Well, I gave the political leadership. The negotiators negotiate from a political brief. The negotiators are not autonomous of the political leadership. Unfortunately, some of our negotiators think they are Gods and that they are over and above the political leadership. And at Cancun, when I said that all countries must take on responsibilities commensurate with their plans of economic development, of course, it was a political decision.

In Copenhagen, when President Obama had this agreement with the Quartet (India, Brazil, China and South Africa) that was a political decision. The fact that India will make commitments and hold itself internationally accountable that has to come from a political leadership.

One good thing in Paris, unlike in Copenhagen, the Heads of State, are meeting in the beginning on the 30th of November. Unfortunately, I'm told that there will be no declaration or statement at the end of that. There will only be speeches. I was hoping that there would be a short declaration that would set the political direction to the negotiations. The negotiators have been negotiating for over a decade. And all we've got our footnotes, square brackets and round brackets and curly brackets. It is the political establishment that has to provide the breakthrough not the negotiators. "And all we've got our footnotes, square brackets and round brackets and curly brackets. It is the political establishment that has to provide the breakthrough not the negotiators."

How were you providing political leadership if you were not comfortable with India's position?

I was nuancing India's position. India's position was a moralistic position. India's position was a per capita position. The per capita argument is an arithmetic argument, it is not a political argument. Anything in India, the per capita is low because the denominator is so very big, and it is a denominator that is increasing by 10 million, every year. So it is a per capita plus argument.

My argument was that we must be seen to be driving a solution. We must be seen to be proactive. We must be seen not defensive. I said that because although we have not contributed historically to the problem of global warming, we are most vulnerable to global warming. The maximum vulnerability to climate change is in India...monsoon, glaciers, forests, seal levels... no country has this multiple dimensions of vulnerability which was not recognised in this country, till now. What I tried to bring was a sense of pragmatism, a sense of engagement. In Copenhagen and Cancun, India was seen to be a constructive player. In Durban and subsequently, and prior to Copenhagen, India was seen to be a stick-in-the-mud. "The maximum vulnerability to climate change is in India...monsoon, glaciers, forests, seal levels... no country has this multiple dimensions of vulnerability."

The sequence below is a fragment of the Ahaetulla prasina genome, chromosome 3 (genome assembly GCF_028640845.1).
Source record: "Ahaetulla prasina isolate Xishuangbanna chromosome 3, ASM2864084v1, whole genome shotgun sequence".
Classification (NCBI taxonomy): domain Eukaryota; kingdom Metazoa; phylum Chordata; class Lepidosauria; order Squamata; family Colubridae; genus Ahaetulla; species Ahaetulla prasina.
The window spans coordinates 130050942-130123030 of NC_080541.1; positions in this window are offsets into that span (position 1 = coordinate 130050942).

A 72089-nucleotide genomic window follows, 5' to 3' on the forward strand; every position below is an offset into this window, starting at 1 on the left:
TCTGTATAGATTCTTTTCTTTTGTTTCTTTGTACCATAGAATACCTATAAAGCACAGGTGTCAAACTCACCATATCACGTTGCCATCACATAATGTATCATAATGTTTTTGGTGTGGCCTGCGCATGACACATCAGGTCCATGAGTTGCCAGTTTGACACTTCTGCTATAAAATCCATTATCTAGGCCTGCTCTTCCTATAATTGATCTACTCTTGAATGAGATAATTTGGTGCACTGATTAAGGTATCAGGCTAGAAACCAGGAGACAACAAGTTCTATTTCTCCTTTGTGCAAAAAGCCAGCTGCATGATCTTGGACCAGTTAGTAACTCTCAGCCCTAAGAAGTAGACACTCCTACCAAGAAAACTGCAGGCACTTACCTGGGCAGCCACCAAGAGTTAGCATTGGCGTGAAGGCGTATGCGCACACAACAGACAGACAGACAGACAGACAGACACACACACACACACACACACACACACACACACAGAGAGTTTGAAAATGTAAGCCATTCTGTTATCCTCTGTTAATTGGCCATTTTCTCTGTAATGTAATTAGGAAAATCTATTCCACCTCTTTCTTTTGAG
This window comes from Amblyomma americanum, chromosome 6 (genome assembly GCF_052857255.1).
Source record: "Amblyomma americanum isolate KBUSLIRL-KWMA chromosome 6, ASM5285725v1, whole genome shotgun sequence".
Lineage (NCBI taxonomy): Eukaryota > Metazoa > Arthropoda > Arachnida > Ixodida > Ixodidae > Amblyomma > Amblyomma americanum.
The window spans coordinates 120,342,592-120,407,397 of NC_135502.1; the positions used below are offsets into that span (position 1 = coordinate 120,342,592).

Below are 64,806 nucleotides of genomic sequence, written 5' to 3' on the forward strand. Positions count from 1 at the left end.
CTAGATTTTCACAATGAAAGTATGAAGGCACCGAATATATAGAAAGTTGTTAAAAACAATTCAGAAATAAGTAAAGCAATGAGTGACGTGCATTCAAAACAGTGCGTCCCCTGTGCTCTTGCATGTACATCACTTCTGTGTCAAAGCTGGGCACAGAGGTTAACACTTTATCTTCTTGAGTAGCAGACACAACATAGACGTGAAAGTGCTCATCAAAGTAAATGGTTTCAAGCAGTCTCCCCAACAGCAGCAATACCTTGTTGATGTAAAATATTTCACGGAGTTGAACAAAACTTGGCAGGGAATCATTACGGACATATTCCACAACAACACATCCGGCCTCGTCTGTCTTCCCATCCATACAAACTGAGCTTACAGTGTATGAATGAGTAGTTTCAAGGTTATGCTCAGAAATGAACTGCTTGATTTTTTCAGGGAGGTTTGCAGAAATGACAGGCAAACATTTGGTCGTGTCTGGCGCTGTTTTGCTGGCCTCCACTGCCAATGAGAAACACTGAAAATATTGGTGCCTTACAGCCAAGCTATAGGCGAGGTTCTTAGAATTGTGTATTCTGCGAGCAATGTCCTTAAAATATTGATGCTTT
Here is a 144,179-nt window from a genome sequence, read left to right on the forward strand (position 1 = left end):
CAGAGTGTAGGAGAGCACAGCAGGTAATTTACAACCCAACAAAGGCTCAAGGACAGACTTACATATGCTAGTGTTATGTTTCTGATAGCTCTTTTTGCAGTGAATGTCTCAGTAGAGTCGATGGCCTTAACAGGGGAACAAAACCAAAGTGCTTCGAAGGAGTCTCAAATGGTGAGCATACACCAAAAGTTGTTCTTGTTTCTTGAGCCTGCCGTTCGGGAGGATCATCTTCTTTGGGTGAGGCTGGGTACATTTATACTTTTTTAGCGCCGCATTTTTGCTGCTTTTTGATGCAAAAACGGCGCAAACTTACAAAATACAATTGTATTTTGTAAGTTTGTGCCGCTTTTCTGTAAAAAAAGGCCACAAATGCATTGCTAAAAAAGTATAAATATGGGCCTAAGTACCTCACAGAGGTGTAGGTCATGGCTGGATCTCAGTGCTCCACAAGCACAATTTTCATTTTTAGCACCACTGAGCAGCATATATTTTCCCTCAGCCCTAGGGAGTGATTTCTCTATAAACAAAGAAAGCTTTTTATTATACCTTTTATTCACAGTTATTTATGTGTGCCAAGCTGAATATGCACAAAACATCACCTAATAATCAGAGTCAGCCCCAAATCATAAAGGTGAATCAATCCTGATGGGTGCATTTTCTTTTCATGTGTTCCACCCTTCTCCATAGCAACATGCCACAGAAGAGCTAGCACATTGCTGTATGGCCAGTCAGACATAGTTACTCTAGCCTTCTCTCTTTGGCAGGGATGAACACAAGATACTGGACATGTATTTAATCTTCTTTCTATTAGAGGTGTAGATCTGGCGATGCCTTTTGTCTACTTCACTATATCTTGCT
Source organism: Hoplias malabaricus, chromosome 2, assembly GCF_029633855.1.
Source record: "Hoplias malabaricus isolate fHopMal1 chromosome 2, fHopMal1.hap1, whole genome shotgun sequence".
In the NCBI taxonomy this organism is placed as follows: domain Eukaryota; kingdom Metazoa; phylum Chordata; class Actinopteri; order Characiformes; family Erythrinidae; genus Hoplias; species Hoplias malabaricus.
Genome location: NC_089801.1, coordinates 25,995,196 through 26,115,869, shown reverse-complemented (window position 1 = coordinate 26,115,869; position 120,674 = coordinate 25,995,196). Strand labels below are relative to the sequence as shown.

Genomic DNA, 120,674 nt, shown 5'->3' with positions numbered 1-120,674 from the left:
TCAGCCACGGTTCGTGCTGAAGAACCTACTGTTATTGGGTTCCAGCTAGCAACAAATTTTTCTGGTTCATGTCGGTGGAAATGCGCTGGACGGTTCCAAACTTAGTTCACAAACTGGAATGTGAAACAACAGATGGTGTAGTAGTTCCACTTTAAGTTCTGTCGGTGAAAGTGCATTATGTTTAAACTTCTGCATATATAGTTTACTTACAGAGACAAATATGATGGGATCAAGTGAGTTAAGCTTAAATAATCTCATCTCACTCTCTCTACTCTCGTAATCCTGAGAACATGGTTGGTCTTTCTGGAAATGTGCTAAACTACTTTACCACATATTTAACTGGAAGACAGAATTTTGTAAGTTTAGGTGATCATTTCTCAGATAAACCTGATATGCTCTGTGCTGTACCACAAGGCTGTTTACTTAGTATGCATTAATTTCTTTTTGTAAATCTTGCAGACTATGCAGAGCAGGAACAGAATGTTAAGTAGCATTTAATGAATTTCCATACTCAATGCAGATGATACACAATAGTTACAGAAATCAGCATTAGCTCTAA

Do you seen any differences in the UPA and NDA governments approach to climate change?

No, I think there is a broad consensus on climate change. We need to sustain at least an eight percent rate of growth over the next 15 to 20 years. In order to create jobs for at least the 10 million Indians who enter the labour force, every year. So there is a consensus that economic growth must take overriding priority.

However, I think where the UPA and NDA governments differ, I think there is a schizophrenic attitude in the NDA government of dismantling the edifice of environmental regulation domestically, and trying to claim international leadership in climate change. I find this incompatible. I think that you have to be responsible domestically. You can't dismantle environmental laws and regulations domestically and tell the world that you're going to serious about climate change. I think that is the fundamental difference.

What do you think of Prime Minister Narendra Modi's leadership on climate change?

Well, one thing Mr. Modi has done is increase the level of ambition on solar energy. The UPA government had announced a target of 20,000 megawatts by the year 2022, he has increased that to 100,000 megawatts. So he has increased the solar target five times. I welcome that. There is no politics there. Solar costs are declining. It is becoming very competitive and there is no reason why India cannot be the world leader in solar energy. "Mr. Modi has brought a very aggressive sort of ambition to our solar target and I welcome that."

Germany has twelve times the solar capacity as India has. It should be the other way around. Germany has about 37,000 megawatts now, and we only have about 3,000 megawatts. Mr. Modi has brought a very aggressive sort of ambition to our solar target and I welcome that. In the last five years, solar costs have dramatically fallen, which has made Mr. Modi's announcement all the more welcome.

READ: Prakash Javadekar Finally Explains Modi's Bizarre Remarks On Climate Change

What are you expecting from COP21?

What I would like is an agreement among all the countries that they would review this generation of INDCs (Intended Nationally Determined Contributions) five years from now, and have a second generation of INDC. I think that should be available.

There should also be an agreement on a international system, a credible system, a non-punitive system, a non-intrusive system, of monitoring, reporting and verification of the INDCs which have already been announced. I would like every country to indicate that they would unveil low carbon growth plans with milestones for the next 20 to 25 years. And I would hope for a substantive increase in the level of financing for climate adaptation particularly in countries like Africa and the Small Island States. For me, these are the four constructive outcomes from Paris.

What should be the nature of the agreement?

The United States will never agree to a European-style legally binding treaty. That will not be acceptable to Chinese, to the Indians as well. But that is what the Africans will want, that is what the Small Island States will want. So ultimately, we may end up with a politically binding agreement. "A climate agreement needs to have three components: it has to be politically acceptable, it has to be economically worthwhile, and it has to be environmentally desirable."

A climate agreement needs to have three components: it has to be politically acceptable, it has to be economically worthwhile, and it has to be environmentally desirable. All three objectives have to be met. And it is quite difficult to meet all three objectives.